The area around City Hall has become a vast memorial to former President Roh. Thousands of people came to mourn, leaving flowers, messages, and in one case, a giant portrait. The funeral was Friday at Gyeongbokgong. When I arrived in the area, police had cordoned off all the streets around the palace, so I've nothing to show you except them, many of whom were sitting on their riot shields, waiting patiently for a call to action that, fortunately, never came.


Crane technique

We have new neighbours upstairs. They decided the best time to move in, with assistance from the world's loudest moving crew, was 7:10 on a Sunday morning. I'm not unhappy it rained that morning.


Summer begins

In celebration of nothing in particular, we've been spending our evenings out lately, making up for all the early nights in the weeks leading up to the ultra. Fortunately for us, we have great friends and colleagues who are supportive when we go home right after work so we can get up early and run, and still happy to see us when we decide to rejoin the world of people who don't get up at the ungodly hour of 4:45. BBQ, beer, soju, May sunshine, and fun people - it's been a good couple of weeks.



That's how many days my eyes held out before they could go it alone no more (though, if I'm laying my cards on the table, this realization came about 400 days ago). I am now the proud owner of my first ever pair of spectacles, and am amazed at how much more clearly I can read bad spy fiction.



In terms of current events, this has been an eventful week in South Korea. First former President Roh's suicide, then nukes in the north, and now swine flu. Obviously, H1N1 has been in the news for awhile, but now it's rearing its sneezy snout in our backyard. Two weeks ago a group of American and Canadian teachers flew to Korea, where they spent a week living in the same building and completing teacher training in the same classroom. Just as they were being sent off to begin work in schools around the country, one was diagnosed with swine flu. Now they've all been quarantined in a hospital south of the city. If you're interested in following the story, click here to read the blog of one of the inmates.


Worst neighbour ever

Our maniacal comrade to the north appears to have successfully detonated a secret nuclear device in a secret underground lair a few hundred kilometres from our front door. Normally not one to get worked up over secret nuclear devices in secret underground lairs a few hundred kilometres from my front door, this one hits home with a 1% devaluation of the won on the eve of exchanging a stack into ringgit for our upcoming voyage to Borneo. I'm thinking of sending him a strongly-worded letter.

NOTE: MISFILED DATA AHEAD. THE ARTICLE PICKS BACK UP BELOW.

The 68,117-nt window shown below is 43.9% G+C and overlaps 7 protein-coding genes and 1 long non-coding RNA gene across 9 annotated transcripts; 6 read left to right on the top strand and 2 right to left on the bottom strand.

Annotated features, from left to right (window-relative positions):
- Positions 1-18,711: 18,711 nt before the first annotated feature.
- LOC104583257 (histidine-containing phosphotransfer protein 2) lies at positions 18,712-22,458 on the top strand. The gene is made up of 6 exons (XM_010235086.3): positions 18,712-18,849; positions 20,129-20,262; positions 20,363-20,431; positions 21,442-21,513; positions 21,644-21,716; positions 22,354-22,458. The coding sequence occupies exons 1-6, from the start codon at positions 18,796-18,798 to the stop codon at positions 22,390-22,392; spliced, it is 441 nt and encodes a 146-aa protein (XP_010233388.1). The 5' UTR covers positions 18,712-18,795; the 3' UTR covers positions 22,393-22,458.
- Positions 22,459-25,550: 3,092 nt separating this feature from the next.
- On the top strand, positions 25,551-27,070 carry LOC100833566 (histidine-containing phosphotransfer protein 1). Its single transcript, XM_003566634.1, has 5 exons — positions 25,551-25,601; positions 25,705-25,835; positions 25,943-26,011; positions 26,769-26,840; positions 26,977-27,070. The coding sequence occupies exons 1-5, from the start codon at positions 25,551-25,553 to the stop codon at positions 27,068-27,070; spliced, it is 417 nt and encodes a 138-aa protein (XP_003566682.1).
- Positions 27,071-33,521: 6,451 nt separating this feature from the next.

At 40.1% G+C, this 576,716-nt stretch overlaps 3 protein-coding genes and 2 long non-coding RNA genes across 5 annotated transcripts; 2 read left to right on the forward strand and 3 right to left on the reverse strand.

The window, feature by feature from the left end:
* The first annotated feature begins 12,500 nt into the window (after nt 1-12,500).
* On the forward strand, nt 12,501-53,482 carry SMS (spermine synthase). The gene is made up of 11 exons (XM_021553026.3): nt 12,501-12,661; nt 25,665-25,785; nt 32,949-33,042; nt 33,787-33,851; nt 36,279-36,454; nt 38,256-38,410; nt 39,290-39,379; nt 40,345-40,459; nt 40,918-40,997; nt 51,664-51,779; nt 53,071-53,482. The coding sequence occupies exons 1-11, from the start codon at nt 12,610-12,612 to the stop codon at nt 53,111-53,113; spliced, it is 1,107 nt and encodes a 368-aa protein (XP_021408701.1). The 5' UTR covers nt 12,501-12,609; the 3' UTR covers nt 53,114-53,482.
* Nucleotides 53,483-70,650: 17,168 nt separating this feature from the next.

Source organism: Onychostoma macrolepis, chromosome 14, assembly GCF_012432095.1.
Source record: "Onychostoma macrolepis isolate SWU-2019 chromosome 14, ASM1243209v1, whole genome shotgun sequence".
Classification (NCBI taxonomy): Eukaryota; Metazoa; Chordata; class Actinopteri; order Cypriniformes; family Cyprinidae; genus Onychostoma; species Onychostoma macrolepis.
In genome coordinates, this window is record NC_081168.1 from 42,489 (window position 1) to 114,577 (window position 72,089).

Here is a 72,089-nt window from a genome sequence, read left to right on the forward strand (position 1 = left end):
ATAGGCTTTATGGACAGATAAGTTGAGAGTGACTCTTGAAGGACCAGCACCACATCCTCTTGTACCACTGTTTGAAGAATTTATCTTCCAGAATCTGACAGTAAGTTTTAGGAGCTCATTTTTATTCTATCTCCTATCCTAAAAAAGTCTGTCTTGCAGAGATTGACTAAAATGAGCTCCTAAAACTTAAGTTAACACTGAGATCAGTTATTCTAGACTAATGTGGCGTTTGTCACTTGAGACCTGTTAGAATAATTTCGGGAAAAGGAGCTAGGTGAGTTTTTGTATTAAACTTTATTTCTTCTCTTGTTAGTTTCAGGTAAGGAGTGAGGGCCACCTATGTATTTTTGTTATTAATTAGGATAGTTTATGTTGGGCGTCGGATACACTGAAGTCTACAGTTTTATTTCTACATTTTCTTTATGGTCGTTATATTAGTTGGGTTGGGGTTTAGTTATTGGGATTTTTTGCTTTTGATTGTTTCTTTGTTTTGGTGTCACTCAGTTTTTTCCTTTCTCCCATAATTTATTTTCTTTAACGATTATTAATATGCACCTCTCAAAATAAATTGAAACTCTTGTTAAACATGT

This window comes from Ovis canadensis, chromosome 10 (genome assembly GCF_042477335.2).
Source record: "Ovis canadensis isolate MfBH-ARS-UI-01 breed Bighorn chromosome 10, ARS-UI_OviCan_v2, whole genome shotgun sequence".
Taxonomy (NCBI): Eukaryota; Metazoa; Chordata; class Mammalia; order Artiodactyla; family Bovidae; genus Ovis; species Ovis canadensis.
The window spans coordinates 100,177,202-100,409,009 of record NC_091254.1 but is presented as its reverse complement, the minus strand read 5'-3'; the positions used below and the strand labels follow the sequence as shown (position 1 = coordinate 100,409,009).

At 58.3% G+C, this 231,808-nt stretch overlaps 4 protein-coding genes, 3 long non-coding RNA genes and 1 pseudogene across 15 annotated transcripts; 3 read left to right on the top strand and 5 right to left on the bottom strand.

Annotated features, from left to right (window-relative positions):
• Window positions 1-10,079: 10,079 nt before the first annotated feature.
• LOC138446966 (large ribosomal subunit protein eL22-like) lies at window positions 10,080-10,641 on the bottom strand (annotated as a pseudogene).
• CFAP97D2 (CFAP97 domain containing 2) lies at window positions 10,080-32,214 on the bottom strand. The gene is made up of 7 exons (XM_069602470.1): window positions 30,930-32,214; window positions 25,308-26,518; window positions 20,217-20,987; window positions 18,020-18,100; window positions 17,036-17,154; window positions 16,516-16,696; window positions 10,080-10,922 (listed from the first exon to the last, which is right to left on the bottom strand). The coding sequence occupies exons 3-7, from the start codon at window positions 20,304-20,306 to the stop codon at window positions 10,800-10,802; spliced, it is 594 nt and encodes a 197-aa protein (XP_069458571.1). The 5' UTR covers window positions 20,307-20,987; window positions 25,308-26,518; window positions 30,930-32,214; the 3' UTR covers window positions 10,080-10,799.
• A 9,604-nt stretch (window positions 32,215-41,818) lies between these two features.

A nation hushed

We learned from a taxi driver on our way to do some shopping that former President Roh pitched himself off a large cliff near his hometown this morning. Much beleaguered as of late for his alleged complicity in a very extensive bribery scandal, Roh remained a popular figure, with ardent supporters loudly proclaiming his innocence. Within hours of finding his suicide note, police and prosecutors have announced a halt in the proceedings against Roh, several key aides, and the family members who seem to have colluded in some shady dealings. It will be interesting to see how this plays out in the English-language media here over the next few days.


Higher porpoise

After much delay, my school has its website (mostly) up and running. As I was checking out the new format yesterday, I discovered that our mascot is the dolphin, a creature believed to be intelligent, creative, compassionate, and playful. This particular exemplar looks also to be heavily tattooed, also a sign of the intelligent and playful.